Interesting quote from Dijkstra (ring a bell?):

"If debugging is the process of removing bugs, then programming must be the process of putting them in." Edsger Dijkstra

I was listening to a podcast about problem solving in relation to programming and related to various aspects in life. At some point during the podcast I asked myself, "How do I debug? What is the thought process (if any) when I encounter a bug."

This made me realize that, sadly enough, I never had a systematic way of approaching a bug. This seemed a terrible realization at first, but later I proceeded to rationalize this finding. Most of the projects I've worked, are small enough that debugging is trivial to some extent. Running my code against test cases seemed foolish, especially when the entire program is about 300 lines or so in most projects in college. Short programs along with one of the first things I learned about programming, to test your code as you go. This means that I am used to writing code that can be executed at any time along with some sort of documentation during the process. (1) Small programs and (2) testing as you go has reduced the need of developing better debugging skills in my four years programming.

But as a lab tutor for some computer science courses I've had to look at other peoples code and the worst mistakes I've seen are to write all your code without ever running any of it, then debugging it all at once. Two reasons I would never recommend this are: (1) Initial bugs can be very costly later on in your code and make the rest of your code useless once initial bugs are fixed. (2) It is harder to debug all your code at once. Think about it, you just finished implementing a tricky algorithm, about 300 to 400 lines of code, it took you a good 3 hours of coding plus a couple more figuring out the algorithm, the deadline is coming soon. The last thing you would want to do is spend twice that time debugging your code. This scenario might be unrealistic for many of you, but it is probably true for most college students.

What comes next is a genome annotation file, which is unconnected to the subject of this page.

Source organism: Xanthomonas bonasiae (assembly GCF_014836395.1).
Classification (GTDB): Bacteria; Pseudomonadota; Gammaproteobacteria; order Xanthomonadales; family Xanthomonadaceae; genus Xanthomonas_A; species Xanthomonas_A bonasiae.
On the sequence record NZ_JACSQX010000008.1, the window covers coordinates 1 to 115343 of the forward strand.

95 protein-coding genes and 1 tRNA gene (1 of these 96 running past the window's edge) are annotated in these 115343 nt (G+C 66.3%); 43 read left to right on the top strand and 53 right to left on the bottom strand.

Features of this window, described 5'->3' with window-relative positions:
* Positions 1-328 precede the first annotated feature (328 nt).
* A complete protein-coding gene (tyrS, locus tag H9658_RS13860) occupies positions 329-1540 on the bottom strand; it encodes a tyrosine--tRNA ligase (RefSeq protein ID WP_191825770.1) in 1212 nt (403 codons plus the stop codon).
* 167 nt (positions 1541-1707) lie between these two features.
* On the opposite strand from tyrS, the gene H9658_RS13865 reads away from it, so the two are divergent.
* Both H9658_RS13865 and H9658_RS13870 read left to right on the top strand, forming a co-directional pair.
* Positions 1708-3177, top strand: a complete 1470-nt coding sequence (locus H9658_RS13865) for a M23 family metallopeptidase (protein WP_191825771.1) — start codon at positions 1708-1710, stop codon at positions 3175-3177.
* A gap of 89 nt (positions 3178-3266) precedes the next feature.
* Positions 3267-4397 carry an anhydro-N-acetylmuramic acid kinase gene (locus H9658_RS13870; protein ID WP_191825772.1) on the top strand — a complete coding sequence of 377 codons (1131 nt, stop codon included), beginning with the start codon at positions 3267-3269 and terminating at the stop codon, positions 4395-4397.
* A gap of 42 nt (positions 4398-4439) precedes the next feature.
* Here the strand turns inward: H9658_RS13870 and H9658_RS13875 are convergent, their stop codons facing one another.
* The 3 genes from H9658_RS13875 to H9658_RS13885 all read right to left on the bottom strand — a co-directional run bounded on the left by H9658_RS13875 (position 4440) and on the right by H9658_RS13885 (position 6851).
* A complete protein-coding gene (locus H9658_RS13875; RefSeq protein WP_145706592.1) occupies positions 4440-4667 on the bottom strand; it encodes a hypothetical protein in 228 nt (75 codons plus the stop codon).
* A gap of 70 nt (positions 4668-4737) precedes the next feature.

So what would be a good debugging process for college-type programming assignments? I would say that a good bug-avoiding-style / defensive programming style, this means that you should (1) think of the layout or algorithm you are going use, write some pseudocode or draw a diagram anything that helps you organize your thoughts on how to solve the current problem at hand. Programming without thinking is one of the biggest mistakes that will probably yield an incorrect program or if it works a lot of bugs. (2) Test your code in small portions, gradual and incremental debugging. This means that for example, for every 30 minutes of coding you do take other 30 minutes debugging, or some time scheme that helps reminds you to debug constantly and not procrastinate. Also after you've tried fixing a bug and you know the program logic isn't incorrect, you can always ask for support in stack overflow, it is very likely that your question (or similar) has already been asked/answered.


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